Gary Paul Nabhan





Gary Paul Nabhan

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Gary Paul Nabhan is an internationally-celebrated nature writer, seed saver, conservation biologist and sustainable agriculture activist who has been called "the father of the local food movement" by Utne Reader, Mother Earth News, Carleton College and Unity College. Gary is also an orchard-keeper, wild forager and Ecumenical Franciscan brother in his hometown of Patagonia, Arizona near the Mexican border. For his writing and collaborative conservation work, he has been honored with a MacArthur "genius" award, a Southwest Book Award, the John Burroughs Medal for nature writing, the Vavilov Medal, and lifetime achievement awards from the Quivira Coalition and Society for Ethnobiology.

--from the author's website


Average rating: 3.90 · 1,692 ratings · 262 reviews · 46 distinct works · Similar authors
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“play has become too domesticated and regimented while playgrounds themselves have become more and more barren. May today are devoid of vegetation with which to form nests, shelters, wands, dolls, or other playthings...These concerns are best explored in a heterogeneous habitat, where several secret niches are harbored, the kinds that can no longer be found on prefabricated metal and plastic jungle gym.”
Gary Paul Nabhan, The Geography of Childhood: Why Children Need Wild Places

“Solitude takes time, and caregivers to children have no time. Our children demand attention and need care. They ask questions and parents must answer. The number of decisions that go into a week of parenting astonishes me. Women have known for centuries what I have just discovered: going to work every day is far easier than staying home raising children...thoughtful parenting requires time to think, and parents of young children do not have time to think...One middle-aged female writing student spoke to me of feeling she lacked the freedom to "play hooky in nature"; it is an act of leisure men indulge in while women stay at home, keeping domestic life in order. Men often can justify poking around in the woods as a part of their profession, or as part of an acceptably manly activity like hunting or fishing. Women, for generations circumscribed by conventional values, must purposefully create opportunities for solitude, for exploration of nature or ideas, for writing.”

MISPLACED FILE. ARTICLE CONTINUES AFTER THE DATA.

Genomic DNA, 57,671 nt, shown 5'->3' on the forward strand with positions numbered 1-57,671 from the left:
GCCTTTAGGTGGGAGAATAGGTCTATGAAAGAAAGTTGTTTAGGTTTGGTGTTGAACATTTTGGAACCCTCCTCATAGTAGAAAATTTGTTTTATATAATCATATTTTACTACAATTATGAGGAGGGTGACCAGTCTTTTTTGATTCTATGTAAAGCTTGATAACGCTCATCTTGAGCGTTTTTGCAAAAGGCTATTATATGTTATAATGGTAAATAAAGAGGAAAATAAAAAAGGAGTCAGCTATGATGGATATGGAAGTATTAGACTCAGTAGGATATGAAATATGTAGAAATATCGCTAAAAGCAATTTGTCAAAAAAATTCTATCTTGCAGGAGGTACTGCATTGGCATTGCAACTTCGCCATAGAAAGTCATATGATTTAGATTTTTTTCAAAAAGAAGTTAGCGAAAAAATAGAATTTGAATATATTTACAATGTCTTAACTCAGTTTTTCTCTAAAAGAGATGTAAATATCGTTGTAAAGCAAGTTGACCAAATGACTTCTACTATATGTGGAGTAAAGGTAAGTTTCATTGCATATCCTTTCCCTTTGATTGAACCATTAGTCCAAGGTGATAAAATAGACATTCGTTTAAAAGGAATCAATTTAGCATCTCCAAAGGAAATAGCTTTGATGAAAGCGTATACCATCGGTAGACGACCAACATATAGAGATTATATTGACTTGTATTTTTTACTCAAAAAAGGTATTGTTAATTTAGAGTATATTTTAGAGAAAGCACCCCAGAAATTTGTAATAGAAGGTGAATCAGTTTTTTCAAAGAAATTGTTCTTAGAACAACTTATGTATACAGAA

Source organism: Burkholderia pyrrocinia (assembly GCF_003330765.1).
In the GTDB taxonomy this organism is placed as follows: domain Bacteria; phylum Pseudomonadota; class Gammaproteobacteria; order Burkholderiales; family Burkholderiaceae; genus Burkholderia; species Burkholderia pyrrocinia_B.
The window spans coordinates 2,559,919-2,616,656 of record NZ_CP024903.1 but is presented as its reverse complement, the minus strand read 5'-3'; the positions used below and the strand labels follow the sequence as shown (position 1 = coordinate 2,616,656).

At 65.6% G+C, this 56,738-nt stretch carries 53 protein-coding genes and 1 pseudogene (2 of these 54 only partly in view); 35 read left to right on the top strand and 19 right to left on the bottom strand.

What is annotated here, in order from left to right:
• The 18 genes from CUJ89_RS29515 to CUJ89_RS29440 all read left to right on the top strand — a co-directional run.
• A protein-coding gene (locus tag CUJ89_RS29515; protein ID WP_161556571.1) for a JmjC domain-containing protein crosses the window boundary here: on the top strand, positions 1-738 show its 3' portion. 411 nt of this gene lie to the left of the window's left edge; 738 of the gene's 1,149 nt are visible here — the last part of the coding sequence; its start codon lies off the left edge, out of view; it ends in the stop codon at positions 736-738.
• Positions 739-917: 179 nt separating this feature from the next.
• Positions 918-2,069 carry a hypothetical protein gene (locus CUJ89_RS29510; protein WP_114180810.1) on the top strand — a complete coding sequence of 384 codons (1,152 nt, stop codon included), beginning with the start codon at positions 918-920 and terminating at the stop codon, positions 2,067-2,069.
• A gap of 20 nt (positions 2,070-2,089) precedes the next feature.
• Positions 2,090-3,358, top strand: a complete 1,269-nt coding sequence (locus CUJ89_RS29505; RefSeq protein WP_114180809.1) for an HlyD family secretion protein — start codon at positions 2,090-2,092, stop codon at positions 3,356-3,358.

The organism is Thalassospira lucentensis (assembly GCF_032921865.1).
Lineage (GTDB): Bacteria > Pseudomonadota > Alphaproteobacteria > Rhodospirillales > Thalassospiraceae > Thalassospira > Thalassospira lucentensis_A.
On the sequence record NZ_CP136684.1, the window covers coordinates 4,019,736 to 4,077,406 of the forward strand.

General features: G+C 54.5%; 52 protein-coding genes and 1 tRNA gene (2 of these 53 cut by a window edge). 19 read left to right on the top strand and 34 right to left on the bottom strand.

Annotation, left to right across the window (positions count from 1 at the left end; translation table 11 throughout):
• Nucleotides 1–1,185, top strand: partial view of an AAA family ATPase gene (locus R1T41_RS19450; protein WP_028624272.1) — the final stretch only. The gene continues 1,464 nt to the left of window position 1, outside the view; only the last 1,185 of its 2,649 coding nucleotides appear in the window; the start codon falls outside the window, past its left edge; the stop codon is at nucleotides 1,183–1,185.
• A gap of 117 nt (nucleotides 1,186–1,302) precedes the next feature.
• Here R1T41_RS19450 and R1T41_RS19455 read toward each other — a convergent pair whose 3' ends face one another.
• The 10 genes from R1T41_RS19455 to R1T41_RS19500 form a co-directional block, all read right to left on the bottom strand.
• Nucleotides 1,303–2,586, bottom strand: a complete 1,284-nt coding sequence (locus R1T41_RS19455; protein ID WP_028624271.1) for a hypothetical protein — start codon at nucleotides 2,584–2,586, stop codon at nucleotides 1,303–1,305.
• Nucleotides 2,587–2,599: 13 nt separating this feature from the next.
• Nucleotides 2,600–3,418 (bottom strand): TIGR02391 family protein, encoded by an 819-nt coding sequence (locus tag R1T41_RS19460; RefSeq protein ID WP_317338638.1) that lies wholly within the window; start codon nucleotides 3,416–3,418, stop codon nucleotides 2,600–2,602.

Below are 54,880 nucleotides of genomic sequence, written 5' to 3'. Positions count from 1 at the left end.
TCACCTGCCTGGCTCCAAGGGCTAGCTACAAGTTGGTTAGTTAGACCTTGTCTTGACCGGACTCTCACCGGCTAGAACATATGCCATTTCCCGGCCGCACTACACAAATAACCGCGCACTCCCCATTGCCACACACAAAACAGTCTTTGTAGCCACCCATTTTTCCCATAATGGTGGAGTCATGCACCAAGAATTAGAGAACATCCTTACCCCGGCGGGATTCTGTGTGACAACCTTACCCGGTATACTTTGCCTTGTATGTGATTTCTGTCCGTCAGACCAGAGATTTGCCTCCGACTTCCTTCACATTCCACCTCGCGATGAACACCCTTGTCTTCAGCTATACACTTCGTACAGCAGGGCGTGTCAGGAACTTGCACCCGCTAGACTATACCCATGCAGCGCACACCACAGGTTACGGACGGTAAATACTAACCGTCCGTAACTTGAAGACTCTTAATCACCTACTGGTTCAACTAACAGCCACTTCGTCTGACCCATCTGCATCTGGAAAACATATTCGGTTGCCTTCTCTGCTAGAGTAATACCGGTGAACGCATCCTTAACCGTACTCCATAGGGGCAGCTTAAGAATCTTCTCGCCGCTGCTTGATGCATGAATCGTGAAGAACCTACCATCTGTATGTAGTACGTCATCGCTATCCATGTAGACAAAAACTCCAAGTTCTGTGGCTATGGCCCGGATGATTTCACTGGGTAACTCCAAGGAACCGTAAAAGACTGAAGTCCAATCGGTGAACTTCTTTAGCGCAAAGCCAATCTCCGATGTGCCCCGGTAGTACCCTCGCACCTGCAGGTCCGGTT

Gary Paul Nabhan, The Geography of Childhood: Why Children Need Wild Places

“I heard a young city boy ask an elderly Papago woman if, lacking a harvesting pole, one could ever collect fruit off the tall cacti by throwing rocks at the tops to knock the fruit down.

'NO!' Marquita replied with a strain of horror in her voice. 'The saguaros- they are Indians too. You don't EVER throw ANYTHING at them. If you hit them on the head with rocks you could kill them. You don't ever stick anything sharp into their skin either, or they will just dry up and die. You don't do anything to hurt them. They are Indians.”
Gary Paul Nabhan, The Desert Smells Like Rain: A Naturalist in Papago Indian Country

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Great African Reads: May/June: Kenya | "Unbowed" 35 50 Jul 02, 2012 01:45PM  


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